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Avoid Potential Problems When Reusing Shipping Containers – 5 Things to Inspect

stacked shipping containers in a row

Shipping container structures are created from Conex boxes that have been used to transport goods across the ocean. Some containers spend many years in transit all over the world. After shipping companies sell excess boxes, whoever purchases them and plans on reusing the shipping containers should carefully inspect the units. Before anyone considers transforming a shipping container into storage, workspace, industrial space, or living space, they should inspect five important elements of the container.

Rest assured, here at Falcon we inspect each and every container that arrives at our facility. Because we modify such a large quantity of containers, we prioritize keeping high-quality stock, which means we must catch any potential issues before we accept a container into our inventory. 

Based on nearly two decades of container modification experience, we know that potential problems when reusing shipping containers can be easily avoided when you inspect dents, rust, weather damage, latches, and the roof and floor.

1. Dents and Dings

Because all shipping containers have been used to ship cargo at least once, most have a few dents and dings. When it comes to reusing shipping containers, many boxes are still completely functional, but some dents can compromise the safety of the unit, even with modifications.

First, we recommend checking if any dents impact the structural integrity of the box itself. Second, we note if these dents penetrate the wall or frame of the container – we turn away these boxes. Ultimately, it’s important to assess the impact of any dents and dings on the intended design. Common dents and dings are normally only an aesthetic concern since containers are highly resilient.

2. Rust

reusing shipping containers through modification

Containers are made from a material known as “weathering” steel. This material is designed to keep rust on the outside surface to protect against deeper rust penetration, so a small sign of rust shouldn’t be a major cause for worry. While the rust can help protect the container, some organizations still prefer a newer-looking container. In these instances, we recommend removing surface rust and then painting the container with industrial-grade paint, restoring the container to a fresh appearance.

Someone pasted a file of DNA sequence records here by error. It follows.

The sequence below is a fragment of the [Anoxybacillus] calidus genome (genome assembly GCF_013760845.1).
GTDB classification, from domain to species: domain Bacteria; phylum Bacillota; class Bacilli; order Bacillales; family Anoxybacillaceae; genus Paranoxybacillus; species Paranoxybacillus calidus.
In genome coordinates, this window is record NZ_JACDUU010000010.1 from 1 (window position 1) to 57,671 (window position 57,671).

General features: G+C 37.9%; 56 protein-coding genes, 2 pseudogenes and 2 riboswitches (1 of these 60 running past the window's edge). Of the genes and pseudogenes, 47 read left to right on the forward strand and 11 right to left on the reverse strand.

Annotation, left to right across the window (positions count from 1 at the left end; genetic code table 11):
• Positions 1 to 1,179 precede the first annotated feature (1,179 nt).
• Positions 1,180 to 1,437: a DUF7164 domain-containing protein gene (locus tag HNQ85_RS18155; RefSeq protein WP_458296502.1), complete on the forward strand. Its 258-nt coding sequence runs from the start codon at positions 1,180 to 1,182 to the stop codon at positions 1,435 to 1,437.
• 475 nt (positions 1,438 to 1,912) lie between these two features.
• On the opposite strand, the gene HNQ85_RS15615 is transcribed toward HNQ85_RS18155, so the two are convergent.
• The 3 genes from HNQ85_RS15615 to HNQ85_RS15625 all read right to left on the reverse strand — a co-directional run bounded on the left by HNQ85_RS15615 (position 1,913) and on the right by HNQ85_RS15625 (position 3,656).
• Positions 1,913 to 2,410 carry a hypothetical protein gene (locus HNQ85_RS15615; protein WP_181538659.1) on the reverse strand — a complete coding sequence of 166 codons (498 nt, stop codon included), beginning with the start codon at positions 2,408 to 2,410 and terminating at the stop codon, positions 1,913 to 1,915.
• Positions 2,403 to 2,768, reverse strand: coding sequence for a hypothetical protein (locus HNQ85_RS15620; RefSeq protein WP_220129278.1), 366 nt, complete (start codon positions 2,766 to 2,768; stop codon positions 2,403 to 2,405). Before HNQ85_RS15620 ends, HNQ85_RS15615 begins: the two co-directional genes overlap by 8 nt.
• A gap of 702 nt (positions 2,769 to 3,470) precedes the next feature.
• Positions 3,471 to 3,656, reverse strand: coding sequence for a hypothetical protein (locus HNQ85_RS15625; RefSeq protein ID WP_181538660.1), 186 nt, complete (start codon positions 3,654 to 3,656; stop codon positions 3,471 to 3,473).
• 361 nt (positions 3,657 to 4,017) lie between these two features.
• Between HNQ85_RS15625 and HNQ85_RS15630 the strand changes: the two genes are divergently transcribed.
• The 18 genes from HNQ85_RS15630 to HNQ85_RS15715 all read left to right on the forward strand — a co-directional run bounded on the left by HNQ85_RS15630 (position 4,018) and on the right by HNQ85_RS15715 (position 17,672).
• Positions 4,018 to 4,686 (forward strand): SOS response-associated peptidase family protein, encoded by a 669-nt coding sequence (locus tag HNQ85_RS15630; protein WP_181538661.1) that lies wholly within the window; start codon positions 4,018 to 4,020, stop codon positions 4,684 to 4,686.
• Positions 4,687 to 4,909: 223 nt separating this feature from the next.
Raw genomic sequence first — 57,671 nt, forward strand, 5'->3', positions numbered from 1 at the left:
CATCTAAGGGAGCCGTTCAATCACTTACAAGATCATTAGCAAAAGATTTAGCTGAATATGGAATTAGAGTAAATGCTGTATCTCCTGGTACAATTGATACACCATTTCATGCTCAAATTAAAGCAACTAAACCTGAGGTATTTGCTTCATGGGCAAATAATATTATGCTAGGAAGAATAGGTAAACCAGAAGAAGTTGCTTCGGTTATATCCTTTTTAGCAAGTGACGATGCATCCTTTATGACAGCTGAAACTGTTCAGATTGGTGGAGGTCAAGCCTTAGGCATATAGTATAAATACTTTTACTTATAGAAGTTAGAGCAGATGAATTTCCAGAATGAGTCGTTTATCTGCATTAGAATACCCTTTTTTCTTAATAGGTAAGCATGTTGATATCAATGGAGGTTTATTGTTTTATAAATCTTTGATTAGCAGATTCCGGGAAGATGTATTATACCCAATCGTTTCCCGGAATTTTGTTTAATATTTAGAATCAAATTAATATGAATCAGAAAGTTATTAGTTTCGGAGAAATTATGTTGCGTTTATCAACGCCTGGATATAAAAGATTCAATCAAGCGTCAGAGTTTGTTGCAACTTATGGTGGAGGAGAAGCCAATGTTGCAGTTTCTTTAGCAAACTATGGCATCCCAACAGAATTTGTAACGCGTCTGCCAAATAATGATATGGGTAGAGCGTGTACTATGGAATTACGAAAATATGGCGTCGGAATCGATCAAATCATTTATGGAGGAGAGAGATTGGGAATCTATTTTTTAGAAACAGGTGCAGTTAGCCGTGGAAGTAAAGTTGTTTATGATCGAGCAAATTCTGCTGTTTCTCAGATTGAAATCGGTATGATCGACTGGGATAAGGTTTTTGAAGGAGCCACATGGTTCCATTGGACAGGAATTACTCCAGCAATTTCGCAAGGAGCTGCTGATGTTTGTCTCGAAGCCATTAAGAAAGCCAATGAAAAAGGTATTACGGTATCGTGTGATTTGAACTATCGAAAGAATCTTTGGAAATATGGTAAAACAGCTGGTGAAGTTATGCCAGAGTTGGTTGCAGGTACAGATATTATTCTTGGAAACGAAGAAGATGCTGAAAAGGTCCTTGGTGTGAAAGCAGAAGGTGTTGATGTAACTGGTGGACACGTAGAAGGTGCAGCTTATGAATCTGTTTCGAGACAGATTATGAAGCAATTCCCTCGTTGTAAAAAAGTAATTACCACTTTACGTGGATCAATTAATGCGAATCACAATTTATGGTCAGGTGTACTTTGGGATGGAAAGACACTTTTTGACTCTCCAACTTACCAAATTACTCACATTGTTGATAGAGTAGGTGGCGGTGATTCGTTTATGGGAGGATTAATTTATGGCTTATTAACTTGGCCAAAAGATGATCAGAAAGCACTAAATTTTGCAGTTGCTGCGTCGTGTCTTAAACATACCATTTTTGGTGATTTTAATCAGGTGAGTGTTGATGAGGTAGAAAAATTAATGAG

When reusing shipping containers for living or working applications, it’s best to apply a fresh coat of paint. Not only does this make the transformed unit look great, but it protects the container from future harm caused by the elements.

3. Wind and Water

One of the great benefits of using a shipping container for your functional space is its wind and water resistance – allowing you to safely store valuable items as well as work or live inside the container without risk of water entering the space.

It’s important to inspect the box for deep rust spots, punctures, or other areas which may allow water to penetrate the container. In our evaluation processes, these signs immediately alert us to reject the container. 

4. Doors and Latch Gear

open cargo doors on a shipping container

If your project requires operable cargo doors – in some cases the cargo doors are permanently welded shut – we look closely for damage to the doors themselves along with any damage to the latch gear. The latch gear is the cam and lock system that runs vertically along the doors to keep them securely closed – important to the security of the container itself.

The cargo doors also have a rubber gasket that seals them when closed. This is one of the earliest points of failure on older containers. Falcon inspects this seal to ensure it is still in proper working order.

5. Roof and Floors

A shipping container’s roof and walls are constructed of the same corten steel, although, the roof has a very slight bow to help rainfall roll off the sides. If the roof has any significant dents or dips, it could create the opportunity for the water to pool. Over enough time, this water could cause rust to penetrate through the roof of the container.

It’s important to inspect the wood floors inside containers for any rotting areas. For some applications, additional flooring such as vinyl or epoxy overlay can add visual appeal as well as additional durability to the container floor – especially for high traffic containers such as living or workspaces.

Reusing Shipping Containers, the Right Way

reused shipping containers office and workspace

As with anything you may be able to buy on the internet, we want to caution you when purchasing a container that has not been inspected by someone with container experience. Often, you'll only be shown an example of what you'll receive. If you buy sight unseen and are unhappy with your container, you'll be responsible for shipping costs to return it – if return is even an option. Simply because a container is marked "cargo worthy" for carrying goods on an ocean liner, it still may not fit your needs.  

While there are many things to consider before beginning your shipping container project, we understand that the quality and security of the space are of utmost importance. Falcon inspects each and every container that arrives at our facility and we work with companies in many industries – oil and gas, aerospace, construction, and more – to create safe, sleek, and useful spaces. Check out what’s possible when you work with Falcon to learn more.

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